Career defining test for All Blacks coach Ian Foster

Sunday morning's test against South Africa shapes as career defining for All Blacks coach Ian Foster, whose job is on the line following five defeats from their last six games.

Another loss would draw further ire from fans and New Zealand Rugby administrators and even a victory might not be enough to save his skin.

Adding to the drama, the test is at the Springboks' spiritual home of Ellis Park, where winning is considered one of the toughest challenges in world rugby.

All Blacks captain Sam Cane said they were "desperate to improve".

"We have taken a good look at the missed opportunities and where we can get better. We were brutally honest with each other. It was never personal. It's about learning from an individual's mistake so that the team can improve."

The All Blacks have lost three tests on the trot and were thoroughly outplayed in last week's 26-10 defeat in Mbombela, their biggest defeat to the Boks in almost 100 years.

Despite the bombardment of criticism Foster is adamant the team is on the up and he has made just four changes to his starting XV for Sunday's second test in Johannesburg, with Richie Mo'unga replacing Beauden Barrett at first-five, and props Tyrel Lomax and Ethan de Groot and loose forward Shannon Frizell coming into the run on side.

Despite staring down the barrel of a sixth defeat in seven games, the beleaguered coach remained positive.

"Everyone keeps putting those stats up. We're not in that space," Foster said.

"When you look at the championship, we've dropped the first one. There's no good lingering on the past. We know we've got some development [to do] as a team, and the growth is always hurting. At the same time, our goal is to improve, improve, improve, and doing it at Ellis Park is going to be cool."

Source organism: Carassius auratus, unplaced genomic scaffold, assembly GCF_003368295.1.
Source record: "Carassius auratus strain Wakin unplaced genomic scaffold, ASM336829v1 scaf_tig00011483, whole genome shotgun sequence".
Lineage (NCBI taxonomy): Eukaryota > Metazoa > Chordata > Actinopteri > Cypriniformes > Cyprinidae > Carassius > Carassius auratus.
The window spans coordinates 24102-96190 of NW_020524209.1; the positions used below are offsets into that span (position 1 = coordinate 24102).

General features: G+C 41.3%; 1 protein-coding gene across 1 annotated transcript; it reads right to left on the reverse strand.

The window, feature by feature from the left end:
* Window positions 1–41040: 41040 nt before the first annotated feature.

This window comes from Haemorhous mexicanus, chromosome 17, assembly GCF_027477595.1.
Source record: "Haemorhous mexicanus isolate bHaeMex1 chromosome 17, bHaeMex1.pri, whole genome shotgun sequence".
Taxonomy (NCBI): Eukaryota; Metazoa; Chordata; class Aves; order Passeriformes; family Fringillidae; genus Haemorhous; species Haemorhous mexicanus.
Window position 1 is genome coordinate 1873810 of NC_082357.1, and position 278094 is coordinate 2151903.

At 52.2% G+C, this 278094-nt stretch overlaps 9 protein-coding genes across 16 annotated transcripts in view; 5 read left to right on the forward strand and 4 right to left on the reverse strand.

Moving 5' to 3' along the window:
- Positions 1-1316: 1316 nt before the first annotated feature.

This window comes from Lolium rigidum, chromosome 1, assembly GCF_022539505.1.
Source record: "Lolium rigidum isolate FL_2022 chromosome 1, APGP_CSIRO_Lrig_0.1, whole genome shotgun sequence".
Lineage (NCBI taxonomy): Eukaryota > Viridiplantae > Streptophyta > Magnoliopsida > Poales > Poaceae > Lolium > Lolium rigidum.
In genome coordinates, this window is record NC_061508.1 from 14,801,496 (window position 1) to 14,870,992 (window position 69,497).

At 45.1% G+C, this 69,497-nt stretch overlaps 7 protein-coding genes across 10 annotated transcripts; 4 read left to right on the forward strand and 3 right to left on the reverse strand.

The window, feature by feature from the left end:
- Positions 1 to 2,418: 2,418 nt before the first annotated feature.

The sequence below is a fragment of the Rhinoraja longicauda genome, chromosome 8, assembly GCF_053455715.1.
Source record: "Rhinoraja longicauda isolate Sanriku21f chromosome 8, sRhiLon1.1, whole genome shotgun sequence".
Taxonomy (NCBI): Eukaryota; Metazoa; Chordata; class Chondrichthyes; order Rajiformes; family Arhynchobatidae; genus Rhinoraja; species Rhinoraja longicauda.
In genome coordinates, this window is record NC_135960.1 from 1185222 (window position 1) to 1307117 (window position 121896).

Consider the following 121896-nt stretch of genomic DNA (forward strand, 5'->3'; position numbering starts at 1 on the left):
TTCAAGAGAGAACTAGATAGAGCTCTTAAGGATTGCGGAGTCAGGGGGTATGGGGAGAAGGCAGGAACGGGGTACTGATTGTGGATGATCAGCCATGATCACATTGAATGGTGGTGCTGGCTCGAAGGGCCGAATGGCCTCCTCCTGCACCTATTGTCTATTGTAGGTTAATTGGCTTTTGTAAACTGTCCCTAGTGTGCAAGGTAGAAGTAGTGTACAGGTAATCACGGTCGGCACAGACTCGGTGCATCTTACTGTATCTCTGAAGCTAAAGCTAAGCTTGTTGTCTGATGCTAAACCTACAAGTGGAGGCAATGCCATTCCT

While a loss could spell the end of coach Foster's reign, Cane's position as skipper would also come under further scrutiny.

He dismissed suggestions the All Blacks were at the point of having "nothing to lose".

"There is a trophy on the line, we are playing at Ellis Park and we are desperate to improve and put up better performances than we are, so there is as much on the line as there has ever been."

First-five Richie Mo'unga understands why All Blacks supporters have been disappointed and even angry with their recent results.

While he respected the right of fans to vent their frustrations, Mo'unga said the team must ignore the 'outside noise'.

"It's very fair. A team they support that usually gets results is not getting results, and it's fair the fans care.

"They care about our team and care about our results, but it's also fair of us to not worry too much about what they think, because we have a job to do and hearing that isn't going to help us at the moment."

The All Blacks cannot afford to be distracted as they try to beat the odds and win at Ellis Park, with the TAB paying $2.70 for a New Zealand win - the biggest opening price the All Blacks have been in the professional era.